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The makings of an antagonist.

PrinceandPrincess

This is my first journey through the “100 Days of Anime” Challenge, an ambitious project that I’ll be taking. For the full list of prompts, click here.

“Favorite Shoujo Anime?”

I feel like I’ve talked about this way too many times throughout the challenge. Instead of going on another rant of why, lets take a look at the what. What turns Yona of the Dawn from a simple tale of adventure into a full-fledged drama, despite having the heart of your typical harem; something that introduces a conflict that goes beyond Yona’s gradual change from pampered princess to strong-willed warrior.

Something that changes the themes entirely.

Yona is a young princess living a sheltered life among the royal family. That all changes when on the night of her sixteenth birthday, a coup erupts and her father is killed before her very eyes. With the help of her childhood friend Haku, Yona escapes with her trusted bodyguard and eventually learns the harsh realities of the outside world. All while gathering a band of hot dragon warriors in an attempt to return to the home that was stolen from her. A decent adventure synopsis, sure. But a compelling one? Not at all (though admittedly, I’d still watch it). I do have a confession to make, however. I took out the one element that makes this show great.

Prince Soo-won and his role as an antagonist

Soo-Won the Murderer

Political gain, corruption, war, the Prince juggles all of these skillfully without ever directly getting into Yona’s affairs. Rather we watch him influence the country miles away from our group in brief shots; pondering Yona’s fate with seemingly little remorse. Yes, he’s the antagonist, but the story doesn’t paint him into someone we should hate; rather we see him as a logical thinker and a competent leader, despite the atrocities committed. This two-sided element works hand in hand with the show’s themes.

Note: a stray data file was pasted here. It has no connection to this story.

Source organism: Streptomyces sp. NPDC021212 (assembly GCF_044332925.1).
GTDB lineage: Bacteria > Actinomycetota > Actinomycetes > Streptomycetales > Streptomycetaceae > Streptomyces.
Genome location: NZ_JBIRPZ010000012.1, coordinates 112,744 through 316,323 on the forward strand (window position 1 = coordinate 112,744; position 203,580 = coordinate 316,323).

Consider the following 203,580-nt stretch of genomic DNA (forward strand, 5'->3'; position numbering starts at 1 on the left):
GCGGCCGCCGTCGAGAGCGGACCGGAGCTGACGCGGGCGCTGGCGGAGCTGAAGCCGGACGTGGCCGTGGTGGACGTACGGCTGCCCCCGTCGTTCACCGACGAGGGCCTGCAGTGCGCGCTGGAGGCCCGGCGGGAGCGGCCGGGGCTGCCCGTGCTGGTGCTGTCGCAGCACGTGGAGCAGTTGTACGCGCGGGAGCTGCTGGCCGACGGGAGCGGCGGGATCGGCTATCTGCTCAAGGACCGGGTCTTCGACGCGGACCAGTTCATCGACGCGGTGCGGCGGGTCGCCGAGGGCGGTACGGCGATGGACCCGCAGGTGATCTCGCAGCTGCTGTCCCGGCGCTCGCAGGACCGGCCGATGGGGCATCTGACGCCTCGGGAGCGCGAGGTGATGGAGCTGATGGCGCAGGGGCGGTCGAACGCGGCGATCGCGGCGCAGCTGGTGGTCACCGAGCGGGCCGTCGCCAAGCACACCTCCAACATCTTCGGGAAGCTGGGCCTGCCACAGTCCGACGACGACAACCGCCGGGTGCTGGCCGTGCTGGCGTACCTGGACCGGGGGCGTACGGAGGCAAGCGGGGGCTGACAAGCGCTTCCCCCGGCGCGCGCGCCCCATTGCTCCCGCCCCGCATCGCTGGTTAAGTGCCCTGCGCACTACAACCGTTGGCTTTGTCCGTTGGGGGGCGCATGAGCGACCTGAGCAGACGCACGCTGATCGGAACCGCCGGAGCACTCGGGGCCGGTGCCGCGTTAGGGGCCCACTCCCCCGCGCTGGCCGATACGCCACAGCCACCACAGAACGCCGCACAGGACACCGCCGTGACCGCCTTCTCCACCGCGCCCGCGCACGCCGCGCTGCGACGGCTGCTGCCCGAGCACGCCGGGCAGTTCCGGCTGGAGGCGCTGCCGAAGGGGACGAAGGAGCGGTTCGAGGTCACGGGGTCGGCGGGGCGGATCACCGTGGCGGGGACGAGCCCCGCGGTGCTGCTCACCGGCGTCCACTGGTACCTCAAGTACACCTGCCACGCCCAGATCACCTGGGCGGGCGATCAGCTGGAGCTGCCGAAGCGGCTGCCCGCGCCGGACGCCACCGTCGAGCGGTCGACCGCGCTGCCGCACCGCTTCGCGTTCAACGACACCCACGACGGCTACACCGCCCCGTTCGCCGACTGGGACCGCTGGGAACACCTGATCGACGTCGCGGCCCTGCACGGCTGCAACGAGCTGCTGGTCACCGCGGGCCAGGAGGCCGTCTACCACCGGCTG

Can you hate someone you love? Can you forget about them? And can you destroy them?

Yona-Childhood

We see these questions come up time and time again. What Soo-won introduces into the story isn’t just conflict. It’s an entire subplot that runs in the back as we follow Yona on her journey. Yona isn’t just trying to survive in exile, nor is her only goal to gather all the dragons under her banner. She’s struggling with the element that gives Yona of the Dawn its depth: understanding the prince’s motives, understanding Yona’s own feelings, and deciding what role she wants to take in shaping the country’s fate.

So really, I should change the prompt to “Favorite Shoujo Antagonist”. Because an antagonist shouldn’t simply be a roadblock for our protagonist to overcome. The story could’ve easily introduce the big bad evil guy as creepy, sadistic, and generally a person you should hate; a common obstacle for many shoujos. Or maybe have the conflict settle around complex love triangles (also common, and the worst option). Instead, YotD chooses to take its main villain and craft a riveting drama that’s easy to follow. A great antagonist is one that poses a threat without ever getting directly involved, and is a constant as the show carries on. Prince Soo-won may not have spoken to Yona in months, but his influence on her is greater than any other character in the show.

A story about a sheltered girl, her hardships, and her coming of age.